Being a great product leader is hard. Every organization and process is different, and in many cases your are responsible for the outcome without having the authority to enforce decisions. My recent blog post on Being a Great Product Leader was an attempt to capture the specifics of how to lead a great, cross-functional software team.
To scale a great team, however, you need more than just a list of roles and responsibilities. How you onboard new talent is as important for the long term health of your team as how you identify and hire them in the first place.
The Trials of Being a New Coach
When a sports team gets a new coach, there is some authority that comes with the role. You can immediately set standards for behavior & strategy – how the team is going to practice, what plays the team is going to run. That authority, however, tends to be short -lived. Before you know it, the team begins to focus on one thing: are we winning games?
Joining a new team as a product manager has the same dynamic. At most of the companies I’ve been a part of, there is this false sense of security that comes from process and organization. Sure, if you are technically fulfilling the role and responsibilities of a product manager, there is a certain amount of respect and authority initially. However, in the long term, teams want to win games, and in software that means products that people are proud of and products that move the needle.
So is there a pattern of behavior for new product managers that ensures long term success? I’ll argue yes, and for my new hires I boil it down to three phases:
2 weeks, 2 months, and 2 quarters.
The first two weeks of a product manager are critical, because this is the window where a new leader can establish the most important aspect of the role: what game are we playing, and how do we keep score.
As a result, the first thing I lay out for new product manager is:
- The company culture and organizational philosophy of the team. Why the company matters. Product/engineering partnership. Results oriented performance.
- The current strategic frame for how their product fits into the overall strategy of the company.
- The current metrics and milestones for the product they are taking over.
- A set of frameworks for the roles & responsibilities of product managers. These include posts on being a great product leader, product prioritization, finding heat in design, etc.
In the first two weeks, a new product manager is expected to:
- Thoroughly challenge and finalize the strategic frame for the area. Does the existing frame make sense, or is there a better game to be playing?
- Thoroughly understand the existing product metrics, and identify new or different metrics needed to properly assess the success of the area (max: 3)
- Reprioritize all existing and future ideas & concepts based on the above, a.k.a. the product roadmap.
In addition, the first two weeks is the time when a new product manager can physically sit down and meet all the other key product and engineering leaders in overlapping areas, to help them both have context for their product and more importantly establish communication channels across the company with other key leaders. Great product managers very often serve as efficient people routers, and knowing who to talk to is often as important as knowing what to do.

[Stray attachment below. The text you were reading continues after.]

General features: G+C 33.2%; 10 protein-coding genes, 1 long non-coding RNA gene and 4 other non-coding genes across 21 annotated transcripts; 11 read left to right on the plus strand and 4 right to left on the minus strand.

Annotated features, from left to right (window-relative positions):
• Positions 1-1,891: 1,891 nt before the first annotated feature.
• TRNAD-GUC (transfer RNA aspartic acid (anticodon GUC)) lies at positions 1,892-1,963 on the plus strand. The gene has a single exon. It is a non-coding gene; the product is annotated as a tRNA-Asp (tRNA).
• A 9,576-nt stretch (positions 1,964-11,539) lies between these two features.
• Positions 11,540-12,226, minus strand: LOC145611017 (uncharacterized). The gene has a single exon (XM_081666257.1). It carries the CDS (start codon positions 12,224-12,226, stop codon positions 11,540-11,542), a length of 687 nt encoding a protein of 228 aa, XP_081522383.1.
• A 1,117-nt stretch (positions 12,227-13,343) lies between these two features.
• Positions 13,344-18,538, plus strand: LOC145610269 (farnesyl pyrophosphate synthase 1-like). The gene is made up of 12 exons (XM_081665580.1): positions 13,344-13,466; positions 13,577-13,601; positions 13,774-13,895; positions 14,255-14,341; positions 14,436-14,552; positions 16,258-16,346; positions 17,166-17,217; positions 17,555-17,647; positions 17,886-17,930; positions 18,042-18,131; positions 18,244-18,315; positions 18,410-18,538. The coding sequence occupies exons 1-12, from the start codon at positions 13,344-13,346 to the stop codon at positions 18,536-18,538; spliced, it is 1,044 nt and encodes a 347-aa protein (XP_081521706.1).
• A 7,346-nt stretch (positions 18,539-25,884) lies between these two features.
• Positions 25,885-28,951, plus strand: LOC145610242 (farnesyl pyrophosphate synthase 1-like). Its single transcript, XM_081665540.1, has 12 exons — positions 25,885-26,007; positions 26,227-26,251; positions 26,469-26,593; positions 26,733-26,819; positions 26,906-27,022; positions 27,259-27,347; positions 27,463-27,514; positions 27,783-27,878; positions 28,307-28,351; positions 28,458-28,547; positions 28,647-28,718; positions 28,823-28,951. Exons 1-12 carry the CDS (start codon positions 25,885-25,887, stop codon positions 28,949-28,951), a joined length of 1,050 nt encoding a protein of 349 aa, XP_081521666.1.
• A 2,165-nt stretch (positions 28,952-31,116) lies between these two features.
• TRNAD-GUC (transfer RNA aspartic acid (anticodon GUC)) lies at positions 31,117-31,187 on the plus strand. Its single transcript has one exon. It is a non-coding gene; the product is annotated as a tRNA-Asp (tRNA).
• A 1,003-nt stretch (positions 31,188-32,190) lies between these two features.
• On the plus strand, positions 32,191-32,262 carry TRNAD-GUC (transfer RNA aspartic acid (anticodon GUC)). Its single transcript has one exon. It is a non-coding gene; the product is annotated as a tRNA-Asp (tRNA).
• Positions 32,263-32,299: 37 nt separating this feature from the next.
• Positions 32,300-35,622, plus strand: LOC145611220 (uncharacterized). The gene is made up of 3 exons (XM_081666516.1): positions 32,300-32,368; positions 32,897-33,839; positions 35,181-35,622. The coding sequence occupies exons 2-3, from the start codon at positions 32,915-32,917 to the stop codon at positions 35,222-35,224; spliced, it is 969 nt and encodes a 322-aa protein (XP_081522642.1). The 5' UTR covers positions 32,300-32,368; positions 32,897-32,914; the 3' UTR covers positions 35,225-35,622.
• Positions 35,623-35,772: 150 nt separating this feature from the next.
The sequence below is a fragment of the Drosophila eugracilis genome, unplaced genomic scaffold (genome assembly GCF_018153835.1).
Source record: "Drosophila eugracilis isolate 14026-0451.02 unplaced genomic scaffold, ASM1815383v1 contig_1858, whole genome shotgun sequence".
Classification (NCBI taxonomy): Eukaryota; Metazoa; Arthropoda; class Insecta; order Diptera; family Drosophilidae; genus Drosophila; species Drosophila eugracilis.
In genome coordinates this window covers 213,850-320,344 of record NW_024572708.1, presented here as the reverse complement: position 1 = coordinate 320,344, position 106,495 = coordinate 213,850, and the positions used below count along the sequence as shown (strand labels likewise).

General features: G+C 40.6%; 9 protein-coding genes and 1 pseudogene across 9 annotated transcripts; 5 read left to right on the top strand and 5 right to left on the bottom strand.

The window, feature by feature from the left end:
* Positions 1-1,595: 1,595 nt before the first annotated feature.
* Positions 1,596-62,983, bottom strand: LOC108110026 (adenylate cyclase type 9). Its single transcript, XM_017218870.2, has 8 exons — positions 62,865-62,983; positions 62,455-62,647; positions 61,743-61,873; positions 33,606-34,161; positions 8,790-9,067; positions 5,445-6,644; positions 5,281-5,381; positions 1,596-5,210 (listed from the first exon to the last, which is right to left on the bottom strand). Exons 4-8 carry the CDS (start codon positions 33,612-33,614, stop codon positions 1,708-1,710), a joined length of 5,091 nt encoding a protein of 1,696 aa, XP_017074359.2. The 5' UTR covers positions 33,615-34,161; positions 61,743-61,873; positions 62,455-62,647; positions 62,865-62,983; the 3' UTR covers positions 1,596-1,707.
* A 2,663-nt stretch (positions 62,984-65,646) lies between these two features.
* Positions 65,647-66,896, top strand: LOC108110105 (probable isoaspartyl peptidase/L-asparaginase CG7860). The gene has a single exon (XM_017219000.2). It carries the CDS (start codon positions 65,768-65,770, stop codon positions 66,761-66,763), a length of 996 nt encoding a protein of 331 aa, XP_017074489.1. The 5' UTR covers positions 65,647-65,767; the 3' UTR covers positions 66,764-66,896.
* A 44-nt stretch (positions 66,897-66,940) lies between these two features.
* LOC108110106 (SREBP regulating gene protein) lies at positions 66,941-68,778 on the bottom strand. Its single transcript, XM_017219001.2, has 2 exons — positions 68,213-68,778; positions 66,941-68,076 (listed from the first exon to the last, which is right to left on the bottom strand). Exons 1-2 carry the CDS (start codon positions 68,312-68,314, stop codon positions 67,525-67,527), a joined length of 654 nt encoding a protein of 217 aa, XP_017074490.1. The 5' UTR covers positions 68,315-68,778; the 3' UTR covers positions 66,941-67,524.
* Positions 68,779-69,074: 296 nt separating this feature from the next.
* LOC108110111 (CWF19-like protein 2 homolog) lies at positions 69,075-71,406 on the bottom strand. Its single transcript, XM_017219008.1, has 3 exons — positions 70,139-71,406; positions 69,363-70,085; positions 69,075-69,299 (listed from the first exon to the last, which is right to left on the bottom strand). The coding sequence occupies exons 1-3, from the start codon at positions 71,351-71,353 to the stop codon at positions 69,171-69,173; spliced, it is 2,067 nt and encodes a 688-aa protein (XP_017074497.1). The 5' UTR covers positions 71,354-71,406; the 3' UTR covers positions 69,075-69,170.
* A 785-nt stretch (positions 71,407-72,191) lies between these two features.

Like medicine, theoretical knowledge will only get you so far as a product manager. At some point, you learn by doing. A team will tolerate theoretical discussion for a short while, but in the end, a new product manager needs to get their hands dirty.
Two months is too short a time to significantly move the needle, but it is enough time to run through a few release cycles. In the first two months, it’s crucial for a product manager to actually be responsible for something released to users. In addition, the first two months is the typical time frame for a new product manager to flesh out the “best idea” from the team on how to win.
Two months is enough time to:
- Have identified key outstanding bugs or minor feature fixes that matter.
- Led the design / specification of solutions to those issues, and see them go live.
- Write their first product specification for a larger, more significant milestone for their area. This should be their highest priority project to “move the needle” as they’ve defined it for the team.
The first two months are crucial, because not only does it help the new team execute together and coalesce, but also put their stake in the ground on what their next big evolution will be. By leading the effort to place that bet, a product manager sets the team up for the type of success that hopefully will provide long term momentum for that product team.
Six months is the window to get a cross-functional team into the positive, reinforcing cycle of ongoing success. At this point, the team has released both small and large features, and has meaningfully “moved the needle.”
This doesn’t mean, by the way, that the product manager led the launch of a single, monolithic all-or-nothing feature. In fact, what it most likely means is that the team launched a combination of iterative efforts to test out their theories and push through changes that in the aggregate validated the strategy and prioritization that had been put in place.
Great Product Leaders Win Games
Once teams have victories under their belt, in hyper-growth companies they gain both the desire to win again, and the confidence to execute on that desire. Creating that momentum is one of the hardest, and yet most valuable elements of cross-functional leadership.
This pattern has proven reliably consistent for my own product leadership efforts, as well as in differentiating the long term success of product managers I’ve hired and mentored.
In some ways, it’s really simple: great teams like winning, and great leaders reliably lead teams to great victories.
Now go out and win games.